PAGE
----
In Losing Childhood, the Dhaka-based photographer K.M. Asad tells the story of the city’s overpopulation through the eyes of its children, whose playgrounds, gardens, and

open lawns have been all but been snuffed out by the astronomical influx of people into the capital.

Dhaka, reports the photographer, holds nearly 15 million people within its 1,528 square kilometer area. In the wake of environmental devastations—including global warming and the erosion of rivers—villagers have flocked into the city for work, and many of them end up struggling to survive.

Garment workers in particular, says Asad, are forced to make homes for themselves in densely-populated settlements that surround the factories, while the few wealthy elite loom above the city in residential and office towers. As more and more people enter the city, citizens face the threat of daily life without electricity, gas, or running water.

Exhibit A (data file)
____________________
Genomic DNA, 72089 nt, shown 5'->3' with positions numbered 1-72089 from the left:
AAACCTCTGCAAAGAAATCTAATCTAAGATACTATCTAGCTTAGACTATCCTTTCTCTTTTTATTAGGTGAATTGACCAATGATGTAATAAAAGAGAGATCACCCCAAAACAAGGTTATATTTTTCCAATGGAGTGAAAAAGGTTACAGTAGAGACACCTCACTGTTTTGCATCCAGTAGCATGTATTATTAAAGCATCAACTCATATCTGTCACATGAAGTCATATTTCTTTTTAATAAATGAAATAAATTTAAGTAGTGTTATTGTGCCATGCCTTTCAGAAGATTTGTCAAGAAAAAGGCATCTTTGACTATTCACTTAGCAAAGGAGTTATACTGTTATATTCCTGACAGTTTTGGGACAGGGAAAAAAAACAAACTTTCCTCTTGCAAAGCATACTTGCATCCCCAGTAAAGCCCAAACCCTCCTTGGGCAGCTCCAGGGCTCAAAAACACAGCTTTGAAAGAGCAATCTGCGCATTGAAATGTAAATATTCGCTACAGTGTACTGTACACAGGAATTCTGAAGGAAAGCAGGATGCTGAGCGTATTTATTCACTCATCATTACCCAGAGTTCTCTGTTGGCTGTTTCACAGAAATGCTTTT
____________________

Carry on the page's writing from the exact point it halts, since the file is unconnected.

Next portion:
Asad notices these children out and about in daily life, but where he remembers frolicking with the neighborhood kids in his own youth, these days he finds youngsters playing only within the confines of their homes. Children, he has discovered, will invent and imagine games to play indoors, but their play is tinged with a degree of melancholy. For the most part, says Asad, they play alone. In many cases, they lack the physical space to cultivate friendships.

Since he lives nearby and had been familiar with the neighboring families for some time, each boy and girl warmly welcomed him into their homes. His job, he suggests, was simply to wait, to listen, and to photograph their solitary games.







All images © K.M. Asad